Boundedness*: objects move independently only if no points on them are linked by a path of connected surfaces.

Boundedness* implies only that coinciding objects must move together; it does not even come close to entailing that coinciding objects must be identical. So it would be pretty surprising if it generated intuitions to that effect. For this reason, Sattig needs the stronger, literal interpretation of Boundedness.

(As an interpretive matter, there is reason to think that Spelke really did intend the stronger principle. She herself explicitly says, "the boundedness principle implies that two objects cannot occupy the same place at the same time" (1990: 49). As we just saw, Boundedness* implies no such thing. Though it does rule out cases in which interpenetrating objects temporarily coincide while passing through one another, which is perhaps all she had in mind.)

My second concern is with the final step in the reasoning. Even supposing that Sattig is right that different perspectives are giving rise to the different intuitions, it's not clear why that should give us reason to think that the intuitions are compatible. To help see this, consider the dual process theory in moral psychology, according to which deontological and consequentialist judgments are the deliverances of fundamentally different computational systems -- the one more heuristic, the other more deliberative. Its advocates take it for granted that the tension between the judgments is genuine, often going on to argue that what we know about the different sources gives us reason to prefer consequentialism to deontology (see Singer (2005) and Greene (2008)).

Similarly, the natural lesson to draw from Sattig's dual perspective theory is that the conflict between (1) through (3) is genuine and that our having inconsistent intuitions is the perfectly intelligible and predictable consequence of operating with these two fundamentally different perspectives. Perhaps we should even go further, concluding that (3) should be rejected because its putative source -- Boundedness -- is riddled with counterexamples (or fails to support it at all, depending on how we interpret the principle). In any case, Sattig's premise that the different intuitions are the products of different perspectives falls short of supporting the general conclusion that the intuitions are compatible or his favored perspectivalist strategy for securing compatibility.

Neither the argument from charity nor the argument from empirical psychology is convincing. Perhaps the mere fact that perspectivalism solves so many problems while avoiding the shortcomings of alternative solutions to those problems is reason enough to believe in these different modes of predication? But perspectivalism has problems of its own, for instance what we might call "the problem of inaudible readings." In short, the problem is that perspectivalism postulates multiple readings of sentences for which we can only hear one reading. Indeed: we only ever seem able to hear one of the two postulated readings.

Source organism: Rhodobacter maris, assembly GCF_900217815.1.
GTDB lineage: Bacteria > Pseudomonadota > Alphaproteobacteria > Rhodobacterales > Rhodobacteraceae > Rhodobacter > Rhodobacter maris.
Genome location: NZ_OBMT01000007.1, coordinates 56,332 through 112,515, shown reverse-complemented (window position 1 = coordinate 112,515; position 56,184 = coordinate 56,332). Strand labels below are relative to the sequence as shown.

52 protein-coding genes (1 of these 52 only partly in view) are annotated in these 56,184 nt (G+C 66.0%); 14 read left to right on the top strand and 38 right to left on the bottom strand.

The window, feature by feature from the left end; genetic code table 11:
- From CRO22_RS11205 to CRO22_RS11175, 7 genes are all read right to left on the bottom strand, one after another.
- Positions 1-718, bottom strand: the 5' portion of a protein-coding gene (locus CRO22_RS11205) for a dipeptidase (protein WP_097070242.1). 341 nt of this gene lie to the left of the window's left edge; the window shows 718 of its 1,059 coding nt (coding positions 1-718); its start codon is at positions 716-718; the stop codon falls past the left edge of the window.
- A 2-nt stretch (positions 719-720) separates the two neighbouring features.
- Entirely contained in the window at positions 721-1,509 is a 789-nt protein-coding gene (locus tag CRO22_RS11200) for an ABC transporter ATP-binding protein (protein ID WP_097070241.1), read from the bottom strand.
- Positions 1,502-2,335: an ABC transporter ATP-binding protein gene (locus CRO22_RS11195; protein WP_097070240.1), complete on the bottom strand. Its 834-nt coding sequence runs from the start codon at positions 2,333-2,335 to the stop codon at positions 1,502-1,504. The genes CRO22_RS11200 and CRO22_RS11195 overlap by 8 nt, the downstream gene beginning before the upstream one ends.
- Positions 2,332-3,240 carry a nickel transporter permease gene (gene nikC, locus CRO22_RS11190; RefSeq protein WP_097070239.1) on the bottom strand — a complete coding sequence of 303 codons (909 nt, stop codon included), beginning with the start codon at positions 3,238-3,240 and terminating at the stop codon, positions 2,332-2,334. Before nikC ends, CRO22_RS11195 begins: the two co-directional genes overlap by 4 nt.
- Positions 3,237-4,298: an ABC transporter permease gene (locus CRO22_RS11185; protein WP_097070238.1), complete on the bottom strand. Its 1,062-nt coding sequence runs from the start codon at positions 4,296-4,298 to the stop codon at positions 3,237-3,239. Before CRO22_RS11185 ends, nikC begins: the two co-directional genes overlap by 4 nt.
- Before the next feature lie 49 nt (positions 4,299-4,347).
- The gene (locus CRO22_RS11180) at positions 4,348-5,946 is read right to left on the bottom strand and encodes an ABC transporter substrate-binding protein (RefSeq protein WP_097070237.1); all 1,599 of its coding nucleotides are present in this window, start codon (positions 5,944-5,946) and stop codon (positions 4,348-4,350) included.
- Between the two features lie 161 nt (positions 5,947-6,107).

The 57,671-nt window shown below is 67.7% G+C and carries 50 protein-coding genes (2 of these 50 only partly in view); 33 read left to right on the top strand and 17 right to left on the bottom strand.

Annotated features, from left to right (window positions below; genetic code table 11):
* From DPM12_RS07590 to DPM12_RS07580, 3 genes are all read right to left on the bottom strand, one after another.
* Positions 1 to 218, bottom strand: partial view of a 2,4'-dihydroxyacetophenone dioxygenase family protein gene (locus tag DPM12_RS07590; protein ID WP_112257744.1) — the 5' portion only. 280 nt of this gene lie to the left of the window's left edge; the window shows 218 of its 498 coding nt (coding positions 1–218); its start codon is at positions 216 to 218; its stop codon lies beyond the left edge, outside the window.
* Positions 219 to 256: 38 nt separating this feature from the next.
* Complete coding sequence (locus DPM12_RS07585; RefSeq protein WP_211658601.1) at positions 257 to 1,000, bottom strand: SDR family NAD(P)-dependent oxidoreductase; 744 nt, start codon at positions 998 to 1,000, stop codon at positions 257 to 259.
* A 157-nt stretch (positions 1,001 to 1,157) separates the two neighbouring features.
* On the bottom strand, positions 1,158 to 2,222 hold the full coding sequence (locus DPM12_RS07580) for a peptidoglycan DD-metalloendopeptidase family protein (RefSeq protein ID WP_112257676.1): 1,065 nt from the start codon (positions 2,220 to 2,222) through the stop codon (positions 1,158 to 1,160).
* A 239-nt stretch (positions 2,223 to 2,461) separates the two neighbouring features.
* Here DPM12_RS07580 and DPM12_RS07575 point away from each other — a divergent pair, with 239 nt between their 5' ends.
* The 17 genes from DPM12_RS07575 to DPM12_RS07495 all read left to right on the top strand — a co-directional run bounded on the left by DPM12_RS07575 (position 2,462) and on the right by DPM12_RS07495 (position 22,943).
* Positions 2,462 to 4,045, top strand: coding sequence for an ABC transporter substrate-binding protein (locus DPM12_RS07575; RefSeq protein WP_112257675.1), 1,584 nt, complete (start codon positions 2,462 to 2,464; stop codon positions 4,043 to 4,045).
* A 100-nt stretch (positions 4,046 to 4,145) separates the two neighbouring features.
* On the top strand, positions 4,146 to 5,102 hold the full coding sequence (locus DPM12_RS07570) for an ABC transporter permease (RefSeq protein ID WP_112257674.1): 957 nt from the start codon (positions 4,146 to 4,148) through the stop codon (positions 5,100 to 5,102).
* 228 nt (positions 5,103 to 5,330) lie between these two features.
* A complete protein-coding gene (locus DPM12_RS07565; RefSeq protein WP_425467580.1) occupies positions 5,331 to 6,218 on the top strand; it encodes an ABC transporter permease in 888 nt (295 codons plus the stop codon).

Recall (4):

(4) Athena once had two arms.

Sattig will say that (4) seems true to you because you are hearing it as a formal predication. But by perspectivalist lights, (4) can also be read as a material predication, on which it comes out false: Athena's current maximal material part never had two arms (though it was once a large part of a two-armed statue). Yet (4) seems true and only true. Try as you might, you cannot hear the alleged material reading. Even after I bombard you with claims that (according to Sattig) you will naturally hear as material predications -- distinct objects cannot coincide! an object cannot be bilocated! nothing can temporarily cease to exist! -- you still won't be able to hear the postulated false reading of (4).

Or suppose that, after flattening Athena, we say:

(5) Athena survived flattening and did not survive flattening.

If perspectivalism is true, we should be able to hear a perfectly sensible reading of (5) on which it says that Athena materially survived flattening and formally did not survive flattening. But the only reading I can hear is the one on which it is a blatant contradiction. (Cf. Sidelle (2010: 121-2) on counterpart-theoretic treatments of the problem of coincidence.) Similarly for (6):

(6) Distinct objects can never coincide, including Athena and Piece, which are distinct and coincide.

The fact that we cannot hear these alternative readings of (4), (5), and (6) gives us reason to suspect (contra perspectivalism) that we do not regularly employ two different modes of predication when talking and thinking about ordinary objects.

Sattig has shown us that perspectival hylomorphism promises to solve a wide range of problems in metaphysics. So if I am right that we haven't yet found compelling reasons to think that perspectivalism is actually true, there is only one thing to do: keep looking. I hope that Double Lives gets the attention it deserves, and I look forward to seeing it make its mark on material-object metaphysics.


Thanks to Renee Baillargeon, Chad Carmichael, Andrew Higgins, and Zach Horne for helpful discussion.


Greene, Joshua (2008), 'The Secret Joke of Kant's Soul', in Walter Sinnott-Armstrong (ed.), Moral Psychology, Volume 3 (Cambridge: MIT Press), pp. 35-79.

Sidelle, Alan (2010), 'Modality and Objects', The Philosophical Quarterly 60: 109-125.

Singer, Peter (2005), 'Ethics and Intuitions', The Journal of Ethics 9: 331-352.

Spelke, Elizabeth (1990), 'Principles of Object Perception', Cognitive Science 14: 29-56.